Walsh also apologized both for his own heated rhetoric over the years and for helping to elect Trump in 2016.


Writing in The New York Times, Walsh said:
In Mr. Trump, I see the worst and ugliest iteration of views I expressed for the better part of a decade. To be sure, I’ve had my share of controversy. On more than one occasion, I questioned Mr. Obama’s truthfulness about his religion. At times, I expressed hate for my political opponents. We now see where this can lead. There’s no place in our politics for personal attacks like that, and I regret making them.”

Walsh voted for Trump in 2016.

“If Trump loses, I’m grabbing my musket,” he wrote on Twitter, later saying it wasn’t a literal call to arms but a call to protest.

However, since the election, he’s turned into a persistent Trump critic from the right.

In the Times, he argued that Trump isn’t a conservative and that he’s vulnerable not just because he’s unfit for office but because of his poor record.

“He’s reckless on fiscal issues; he’s incompetent on the border; he’s clueless on trade; he misunderstands executive power; and he subverts the rule of law,” Walsh wrote. “It’s his poor record that makes him most worthy of a primary challenge.”

He noted that former Massachusetts Gov. William Weld, who is running against Trump in the Republican primary, is a centrist challenger. Instead, Walsh said, Trump could be vulnerable to a conservative opponent in the primary:

“We need someone who could stand up, look the president in the eye and say: ‘Enough, sir. We’ve had enough of your indecency. We’ve had enough of your lies, your bullying, your cruelty, enough of your insults, your daily drama, your incitement, enough of the danger you place this country in every single day. We don’t want any of this anymore, and the country certainly can’t stand four more years of it.’”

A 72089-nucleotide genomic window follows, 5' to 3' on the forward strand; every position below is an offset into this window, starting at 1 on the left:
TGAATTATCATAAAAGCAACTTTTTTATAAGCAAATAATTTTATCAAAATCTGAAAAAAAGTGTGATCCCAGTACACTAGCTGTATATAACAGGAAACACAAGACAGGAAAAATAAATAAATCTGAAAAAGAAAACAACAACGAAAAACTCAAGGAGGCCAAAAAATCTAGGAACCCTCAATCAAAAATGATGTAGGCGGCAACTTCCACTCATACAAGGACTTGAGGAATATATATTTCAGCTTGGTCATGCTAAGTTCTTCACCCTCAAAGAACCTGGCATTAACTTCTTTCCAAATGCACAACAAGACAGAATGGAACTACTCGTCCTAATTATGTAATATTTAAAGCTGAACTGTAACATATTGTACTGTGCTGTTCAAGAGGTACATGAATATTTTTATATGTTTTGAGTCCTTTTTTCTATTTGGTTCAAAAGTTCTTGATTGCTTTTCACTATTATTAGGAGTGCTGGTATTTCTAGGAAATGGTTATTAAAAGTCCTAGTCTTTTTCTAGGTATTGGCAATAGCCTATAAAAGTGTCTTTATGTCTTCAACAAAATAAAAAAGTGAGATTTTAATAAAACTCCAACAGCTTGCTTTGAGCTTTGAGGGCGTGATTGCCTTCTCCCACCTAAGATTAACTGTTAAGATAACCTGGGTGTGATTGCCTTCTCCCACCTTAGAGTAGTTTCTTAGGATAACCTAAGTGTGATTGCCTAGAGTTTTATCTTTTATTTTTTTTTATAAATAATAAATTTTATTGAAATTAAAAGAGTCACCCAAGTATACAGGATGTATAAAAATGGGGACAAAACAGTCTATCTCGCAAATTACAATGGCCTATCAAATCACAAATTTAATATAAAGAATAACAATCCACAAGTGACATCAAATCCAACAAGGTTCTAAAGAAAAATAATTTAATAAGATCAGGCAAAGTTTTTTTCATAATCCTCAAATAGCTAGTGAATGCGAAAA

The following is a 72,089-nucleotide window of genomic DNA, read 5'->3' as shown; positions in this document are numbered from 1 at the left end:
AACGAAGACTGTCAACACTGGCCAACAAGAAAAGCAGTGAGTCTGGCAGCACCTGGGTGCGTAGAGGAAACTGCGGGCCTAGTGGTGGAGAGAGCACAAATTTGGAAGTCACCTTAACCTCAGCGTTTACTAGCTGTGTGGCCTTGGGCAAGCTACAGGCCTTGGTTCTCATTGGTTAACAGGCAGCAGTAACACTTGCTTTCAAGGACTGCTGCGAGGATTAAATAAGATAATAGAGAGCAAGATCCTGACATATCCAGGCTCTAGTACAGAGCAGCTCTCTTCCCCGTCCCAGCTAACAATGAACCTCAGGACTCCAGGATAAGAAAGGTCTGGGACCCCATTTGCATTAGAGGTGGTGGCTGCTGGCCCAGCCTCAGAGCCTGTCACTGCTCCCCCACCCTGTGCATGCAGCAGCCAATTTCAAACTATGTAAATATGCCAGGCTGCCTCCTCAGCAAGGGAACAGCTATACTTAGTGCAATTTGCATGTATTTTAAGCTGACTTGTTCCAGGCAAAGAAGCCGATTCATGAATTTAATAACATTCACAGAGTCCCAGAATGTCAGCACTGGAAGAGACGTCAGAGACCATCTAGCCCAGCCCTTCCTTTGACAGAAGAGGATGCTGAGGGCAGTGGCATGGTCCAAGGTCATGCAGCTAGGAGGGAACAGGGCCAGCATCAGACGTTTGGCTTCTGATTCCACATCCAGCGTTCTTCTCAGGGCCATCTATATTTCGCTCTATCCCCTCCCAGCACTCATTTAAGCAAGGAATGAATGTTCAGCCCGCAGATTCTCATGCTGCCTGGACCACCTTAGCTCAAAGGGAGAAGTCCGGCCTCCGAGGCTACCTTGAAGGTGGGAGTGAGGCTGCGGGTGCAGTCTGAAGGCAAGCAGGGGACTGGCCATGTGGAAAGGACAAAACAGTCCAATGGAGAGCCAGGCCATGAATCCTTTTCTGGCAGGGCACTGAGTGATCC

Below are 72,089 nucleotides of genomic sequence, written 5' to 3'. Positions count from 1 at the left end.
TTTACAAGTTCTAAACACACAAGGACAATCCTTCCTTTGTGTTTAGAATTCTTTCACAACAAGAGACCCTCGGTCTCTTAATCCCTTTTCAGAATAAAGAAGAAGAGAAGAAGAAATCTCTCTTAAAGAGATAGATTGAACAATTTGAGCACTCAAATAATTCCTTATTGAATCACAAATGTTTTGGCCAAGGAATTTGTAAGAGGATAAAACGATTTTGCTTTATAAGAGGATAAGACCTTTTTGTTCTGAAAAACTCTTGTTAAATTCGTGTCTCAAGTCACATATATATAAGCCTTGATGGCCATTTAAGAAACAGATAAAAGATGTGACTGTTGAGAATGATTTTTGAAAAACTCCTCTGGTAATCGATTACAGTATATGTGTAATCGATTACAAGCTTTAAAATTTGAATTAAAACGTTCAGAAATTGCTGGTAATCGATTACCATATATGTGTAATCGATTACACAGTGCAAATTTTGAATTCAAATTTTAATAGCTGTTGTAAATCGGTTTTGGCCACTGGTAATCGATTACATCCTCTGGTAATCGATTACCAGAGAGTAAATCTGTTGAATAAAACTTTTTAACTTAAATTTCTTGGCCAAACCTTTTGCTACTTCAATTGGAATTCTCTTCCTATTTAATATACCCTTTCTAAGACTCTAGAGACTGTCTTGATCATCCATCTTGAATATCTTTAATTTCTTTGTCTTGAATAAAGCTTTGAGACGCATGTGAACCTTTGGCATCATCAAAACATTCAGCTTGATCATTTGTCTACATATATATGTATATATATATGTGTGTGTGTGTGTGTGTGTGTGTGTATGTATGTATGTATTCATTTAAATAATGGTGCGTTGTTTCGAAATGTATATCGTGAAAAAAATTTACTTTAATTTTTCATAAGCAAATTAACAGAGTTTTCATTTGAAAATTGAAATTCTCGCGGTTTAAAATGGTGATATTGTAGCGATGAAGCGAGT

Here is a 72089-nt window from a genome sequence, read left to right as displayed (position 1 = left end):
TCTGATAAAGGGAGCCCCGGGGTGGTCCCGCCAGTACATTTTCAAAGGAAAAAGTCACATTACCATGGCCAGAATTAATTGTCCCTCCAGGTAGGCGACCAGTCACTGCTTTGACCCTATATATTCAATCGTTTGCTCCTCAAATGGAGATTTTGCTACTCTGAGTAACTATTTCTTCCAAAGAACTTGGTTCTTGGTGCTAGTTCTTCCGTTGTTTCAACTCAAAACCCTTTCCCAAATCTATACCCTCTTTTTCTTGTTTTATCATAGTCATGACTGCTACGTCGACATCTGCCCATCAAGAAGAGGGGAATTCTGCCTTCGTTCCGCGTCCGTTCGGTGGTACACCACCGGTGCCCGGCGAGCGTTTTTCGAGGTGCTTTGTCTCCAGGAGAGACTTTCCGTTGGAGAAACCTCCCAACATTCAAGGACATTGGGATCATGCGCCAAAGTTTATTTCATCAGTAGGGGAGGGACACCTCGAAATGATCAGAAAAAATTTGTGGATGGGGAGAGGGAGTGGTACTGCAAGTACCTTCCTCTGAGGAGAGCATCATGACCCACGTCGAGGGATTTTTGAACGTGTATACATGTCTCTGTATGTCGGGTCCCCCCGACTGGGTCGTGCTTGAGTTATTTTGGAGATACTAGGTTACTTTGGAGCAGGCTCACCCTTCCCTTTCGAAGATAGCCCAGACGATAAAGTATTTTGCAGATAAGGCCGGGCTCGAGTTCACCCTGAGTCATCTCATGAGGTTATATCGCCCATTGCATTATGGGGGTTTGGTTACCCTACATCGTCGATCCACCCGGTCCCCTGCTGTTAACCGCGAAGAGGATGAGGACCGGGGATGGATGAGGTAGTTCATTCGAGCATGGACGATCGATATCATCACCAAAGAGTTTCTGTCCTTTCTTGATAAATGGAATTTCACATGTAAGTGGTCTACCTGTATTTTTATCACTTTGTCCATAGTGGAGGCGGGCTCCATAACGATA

full article from TNYTs

c/p TNYTs

Opinion


Joe Walsh: Trump Needs a Primary ChallengeJoe Walsh: Trump Needs a Primary Challenge


The case for a contender from the right.
By Joe Walsh
Mr. Walsh is a former Republican member of Congress from Illinois.

Aug. 14, 2019
There’s a strong case for President Trump to face a Republican primary challenger. I know a thing or two about insurgencies. I entered Congress in 2011 as an insurgent Tea Party Republican. My goals were conservative and clear: restrain executive power and reduce the debt. Barack Obama was president then, and it was easy for us to rail against runaway spending and executive overreach.
Eight years later, Mr. Trump has increased the deficit more than $100 billion year over year — it’s now nearing $1 trillion — and we hear not a word of protest from my former Republican colleagues. He abuses the Constitution for his narcissistic trade war. In private, most congressional Republicans oppose the trade war, but they don’t say anything publicly. But think about this: Mr. Trump’s tariffs are a tax increase on middle-class Americans and are devastating to our farmers. That’s not a smart electoral strategy.
It’s one of the many reasons Mr. Trump is ripe for a primary challenger. In fact, it would buck the historical trend if he didn’t have one. More often than not, unpopular presidents face primary challengers.

Since leaving Congress in 2013, I’ve been the host of my own conservative talk radio show several hours a day, five days a week. The only time a majority of my conservative audience has noticeably broken with the president is when he signed the omnibus spending bill in 2017 that ballooned the deficit. Fiscal responsibility is an issue the American electorate cares about but that our elected officials disregard from the top down — including the Tea Party in the Trump era.

Fiscal matters are only part of it. At the most basic level, Mr. Trump is unfit for office. His lies are so numerous — from his absurd claim that tariffs are “paid for mostly by China, by the way, not by us,” to his prevarication about his crowd sizes, he can’t be trusted.